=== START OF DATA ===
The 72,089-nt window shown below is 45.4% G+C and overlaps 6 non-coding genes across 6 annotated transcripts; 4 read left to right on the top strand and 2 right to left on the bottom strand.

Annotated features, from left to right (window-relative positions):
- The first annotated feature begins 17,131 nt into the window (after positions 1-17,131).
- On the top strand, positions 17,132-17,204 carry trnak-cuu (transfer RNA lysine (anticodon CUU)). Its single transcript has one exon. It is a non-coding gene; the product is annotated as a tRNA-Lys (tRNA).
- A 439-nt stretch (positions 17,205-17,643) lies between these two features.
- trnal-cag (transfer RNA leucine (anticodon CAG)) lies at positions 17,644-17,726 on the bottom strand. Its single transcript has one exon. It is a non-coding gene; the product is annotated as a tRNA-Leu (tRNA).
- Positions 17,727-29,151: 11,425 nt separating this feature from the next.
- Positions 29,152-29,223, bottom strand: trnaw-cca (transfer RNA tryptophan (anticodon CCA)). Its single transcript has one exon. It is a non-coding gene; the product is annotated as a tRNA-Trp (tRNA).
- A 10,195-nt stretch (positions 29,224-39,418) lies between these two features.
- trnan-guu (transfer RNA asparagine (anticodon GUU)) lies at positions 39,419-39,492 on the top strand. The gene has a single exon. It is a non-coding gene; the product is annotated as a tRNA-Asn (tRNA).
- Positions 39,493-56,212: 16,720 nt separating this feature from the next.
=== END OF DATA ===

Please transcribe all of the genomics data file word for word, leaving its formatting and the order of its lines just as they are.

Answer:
The 72,089-nt window shown below is 45.4% G+C and overlaps 6 non-coding genes across 6 annotated transcripts; 4 read left to right on the top strand and 2 right to left on the bottom strand.

Annotated features, from left to right (window-relative positions):
- The first annotated feature begins 17,131 nt into the window (after positions 1-17,131).
- On the top strand, positions 17,132-17,204 carry trnak-cuu (transfer RNA lysine (anticodon CUU)). Its single transcript has one exon. It is a non-coding gene; the product is annotated as a tRNA-Lys (tRNA).
- A 439-nt stretch (positions 17,205-17,643) lies between these two features.
- trnal-cag (transfer RNA leucine (anticodon CAG)) lies at positions 17,644-17,726 on the bottom strand. Its single transcript has one exon. It is a non-coding gene; the product is annotated as a tRNA-Leu (tRNA).
- Positions 17,727-29,151: 11,425 nt separating this feature from the next.
- Positions 29,152-29,223, bottom strand: trnaw-cca (transfer RNA tryptophan (anticodon CCA)). Its single transcript has one exon. It is a non-coding gene; the product is annotated as a tRNA-Trp (tRNA).
- A 10,195-nt stretch (positions 29,224-39,418) lies between these two features.
- trnan-guu (transfer RNA asparagine (anticodon GUU)) lies at positions 39,419-39,492 on the top strand. The gene has a single exon. It is a non-coding gene; the product is annotated as a tRNA-Asn (tRNA).
- Positions 39,493-56,212: 16,720 nt separating this feature from the next.